It’s amazing how some people can see new potential in the items around them.
Take Lindsay Lawrence, founder of Metamorphic in Seattle. He was working for a boat builder headquartered in Rhode Island as their West Coast sales and repair representative when he got his hands on a cast-off sail and decided to craft a large messenger-style bag and a tool bag from it.
And it just so happened that people loved it. So he made more, and he began incorporating other materials—seatbelts, truck tarps, climbing rope. How often do you look at a seatbelt and imagine it as part of a tote bag?
By the time Lindsay was laid off in 2010, his business had taken off, and today he travels the West Coast seeking and educating suppliers. “They look at the raw material as a waste stream,” Lindsay says. “We work with them to help them understand what we can still use.”
Sometimes it’s new material originally created for a contract but no longer needed, as in the case of the camouflage fabric. Other times it’s material that’s been on the road or water or mountain and as a whole is no longer usable, but can be salvaged in part. In most cases, it all ends up in a landfill, where it sits for years and years.
With Metamorphic, this tough, durable material is upcycled into new life. It gets a thorough cleaning first, of course. After an initial pressure-washing in Lindsay’s back yard, it all goes through industrial washing machines. He works with a U.S.-based minority/women-owned company who provides the cleaning materials, all derived from citrus.
Lindsay and his new hire, Adam, do all of the cutting and much of the sewing in their workshop in north Seattle. They can find copious usable pieces working around tears and discoloration. They do smaller sewing jobs on the spot; they send larger orders to two Seattle-based manufacturers for assembly.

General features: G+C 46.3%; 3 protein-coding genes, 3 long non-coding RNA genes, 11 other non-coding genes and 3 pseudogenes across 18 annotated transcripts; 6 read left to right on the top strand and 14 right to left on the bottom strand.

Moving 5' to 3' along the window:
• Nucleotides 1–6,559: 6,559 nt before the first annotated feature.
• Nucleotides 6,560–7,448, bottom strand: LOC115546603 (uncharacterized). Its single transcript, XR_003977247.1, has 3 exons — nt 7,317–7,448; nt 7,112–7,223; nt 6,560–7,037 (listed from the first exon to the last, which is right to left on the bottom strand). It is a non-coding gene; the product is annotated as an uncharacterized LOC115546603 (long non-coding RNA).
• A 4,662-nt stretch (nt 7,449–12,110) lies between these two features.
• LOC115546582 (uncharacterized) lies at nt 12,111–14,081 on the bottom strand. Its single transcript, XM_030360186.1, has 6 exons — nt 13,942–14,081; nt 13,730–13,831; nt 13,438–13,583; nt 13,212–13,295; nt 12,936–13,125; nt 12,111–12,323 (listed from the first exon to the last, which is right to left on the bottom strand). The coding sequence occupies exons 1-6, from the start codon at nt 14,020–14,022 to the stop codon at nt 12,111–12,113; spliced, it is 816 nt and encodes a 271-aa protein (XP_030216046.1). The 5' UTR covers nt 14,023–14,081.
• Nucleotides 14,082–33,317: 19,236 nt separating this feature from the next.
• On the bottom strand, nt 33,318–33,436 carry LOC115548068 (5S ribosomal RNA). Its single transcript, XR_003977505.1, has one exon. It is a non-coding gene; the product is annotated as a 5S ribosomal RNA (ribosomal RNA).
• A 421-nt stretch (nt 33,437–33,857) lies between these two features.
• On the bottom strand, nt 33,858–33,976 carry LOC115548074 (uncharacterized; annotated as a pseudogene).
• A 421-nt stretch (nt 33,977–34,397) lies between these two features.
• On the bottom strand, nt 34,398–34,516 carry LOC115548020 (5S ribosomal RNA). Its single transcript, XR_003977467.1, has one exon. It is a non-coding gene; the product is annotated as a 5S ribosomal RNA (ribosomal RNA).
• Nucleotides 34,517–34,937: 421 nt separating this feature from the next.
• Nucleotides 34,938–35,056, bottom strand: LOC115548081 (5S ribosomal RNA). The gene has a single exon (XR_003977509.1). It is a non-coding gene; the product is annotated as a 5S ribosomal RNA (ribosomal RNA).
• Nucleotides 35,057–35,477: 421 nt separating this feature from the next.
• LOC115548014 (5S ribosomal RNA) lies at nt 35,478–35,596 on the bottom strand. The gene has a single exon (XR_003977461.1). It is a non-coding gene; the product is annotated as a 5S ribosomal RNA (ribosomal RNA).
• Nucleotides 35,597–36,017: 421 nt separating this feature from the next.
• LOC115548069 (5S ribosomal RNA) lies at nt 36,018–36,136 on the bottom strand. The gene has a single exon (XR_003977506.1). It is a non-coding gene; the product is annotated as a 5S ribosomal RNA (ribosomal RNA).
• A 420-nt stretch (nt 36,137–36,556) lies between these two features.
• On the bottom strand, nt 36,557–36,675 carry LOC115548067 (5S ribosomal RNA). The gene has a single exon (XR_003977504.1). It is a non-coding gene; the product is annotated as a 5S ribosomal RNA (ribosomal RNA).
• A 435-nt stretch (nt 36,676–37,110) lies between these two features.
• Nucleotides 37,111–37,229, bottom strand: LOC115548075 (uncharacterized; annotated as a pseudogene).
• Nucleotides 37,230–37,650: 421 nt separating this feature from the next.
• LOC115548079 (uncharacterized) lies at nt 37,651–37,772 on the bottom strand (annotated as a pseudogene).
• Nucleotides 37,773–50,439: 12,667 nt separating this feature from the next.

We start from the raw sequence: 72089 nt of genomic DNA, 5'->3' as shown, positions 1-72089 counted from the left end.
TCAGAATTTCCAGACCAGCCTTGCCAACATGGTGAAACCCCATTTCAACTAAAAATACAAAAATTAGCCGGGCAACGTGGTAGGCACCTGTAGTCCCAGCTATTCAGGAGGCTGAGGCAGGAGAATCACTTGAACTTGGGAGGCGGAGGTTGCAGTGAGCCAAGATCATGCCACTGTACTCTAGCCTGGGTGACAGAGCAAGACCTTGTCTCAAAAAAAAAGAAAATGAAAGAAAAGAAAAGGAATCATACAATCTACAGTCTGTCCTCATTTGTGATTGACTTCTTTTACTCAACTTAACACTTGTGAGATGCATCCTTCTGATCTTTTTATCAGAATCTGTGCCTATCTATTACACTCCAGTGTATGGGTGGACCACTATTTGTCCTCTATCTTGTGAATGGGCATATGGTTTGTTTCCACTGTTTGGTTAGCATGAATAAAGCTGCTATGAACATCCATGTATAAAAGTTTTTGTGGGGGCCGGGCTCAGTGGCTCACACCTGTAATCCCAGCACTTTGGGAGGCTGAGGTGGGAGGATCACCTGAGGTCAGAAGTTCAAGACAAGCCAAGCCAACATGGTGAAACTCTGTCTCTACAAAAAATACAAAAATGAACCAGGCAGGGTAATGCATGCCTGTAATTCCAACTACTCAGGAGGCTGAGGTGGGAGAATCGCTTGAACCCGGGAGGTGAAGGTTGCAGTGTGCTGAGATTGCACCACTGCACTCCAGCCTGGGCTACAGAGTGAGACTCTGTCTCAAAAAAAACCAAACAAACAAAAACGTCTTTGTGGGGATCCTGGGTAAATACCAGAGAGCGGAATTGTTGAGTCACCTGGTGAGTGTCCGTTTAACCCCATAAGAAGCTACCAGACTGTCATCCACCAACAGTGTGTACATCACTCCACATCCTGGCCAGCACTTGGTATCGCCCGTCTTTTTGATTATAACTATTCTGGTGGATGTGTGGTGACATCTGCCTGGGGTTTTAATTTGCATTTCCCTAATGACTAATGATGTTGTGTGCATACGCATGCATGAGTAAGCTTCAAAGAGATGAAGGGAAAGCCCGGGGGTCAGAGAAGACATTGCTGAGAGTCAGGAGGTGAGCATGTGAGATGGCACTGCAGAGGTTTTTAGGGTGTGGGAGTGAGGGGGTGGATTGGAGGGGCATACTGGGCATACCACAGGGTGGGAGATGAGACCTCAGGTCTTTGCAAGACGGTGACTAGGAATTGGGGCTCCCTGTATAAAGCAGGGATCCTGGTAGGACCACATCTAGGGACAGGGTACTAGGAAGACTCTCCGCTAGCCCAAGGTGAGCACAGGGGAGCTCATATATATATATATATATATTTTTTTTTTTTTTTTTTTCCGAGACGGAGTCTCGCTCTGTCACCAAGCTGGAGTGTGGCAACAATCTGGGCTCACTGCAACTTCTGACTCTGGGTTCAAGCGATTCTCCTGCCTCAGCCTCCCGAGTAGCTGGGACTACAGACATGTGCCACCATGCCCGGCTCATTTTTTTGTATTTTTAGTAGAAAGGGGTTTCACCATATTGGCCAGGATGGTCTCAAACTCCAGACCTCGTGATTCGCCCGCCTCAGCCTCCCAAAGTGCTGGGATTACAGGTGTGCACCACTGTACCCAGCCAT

Local Universe gives back: We donate $1 from every sale of Metamorphic goods to the Puget Soundkeeper's Alliance.
Thanks to the intrinsic strength of the materials, originally designed to withstand extreme outdoor conditions, the dopp kits, bags and dog leashes that Metamorphic produces are rough and ready. The bigger models can serve as diaper bags, beach bags, gym bags and of course boat bags. (The totes even have a red pocket zipper on one side and a green pocket zipper on the other, much like a boat’s port and starboard lights.)
The dopp kits are perfect for more than toiletries. Legos, magnets, rubber bands, dominoes and other little sundries are easily sorted and stored. And if there’s a leak or spill, it’s easy to wipe down the bag inside and out—the fabric is designed for rainstorms, after all.
“My wife loves and uses the Marble Deluxe Tote for work. She travels a lot for work and loves the security of the bag and the rugged nature of the materials,” Lindsay says. “The bag stands up to the wear and tear of travel while still looking good.”
In fact, it’s a family affair: “My mother-in-law has a Marble Boat Tote. My brother-in-law uses his Slate Duffle Bag for the gym and swimming/snorkeling gear. My dad has a boat tote that he shops with and travels with a lot because it folds up so easily,” Lindsay says.
Metamorphic continues to grow—Lindsay and Adam hope to move into a larger space next year. They’re also working on developing a backpack.
When he’s not working on bags and totes, Lindsay is spending time with his two young sons. “I love to hike, bike and sail with my family whenever we have the chance,” he says.
Sounds like that new backpack will come in handy.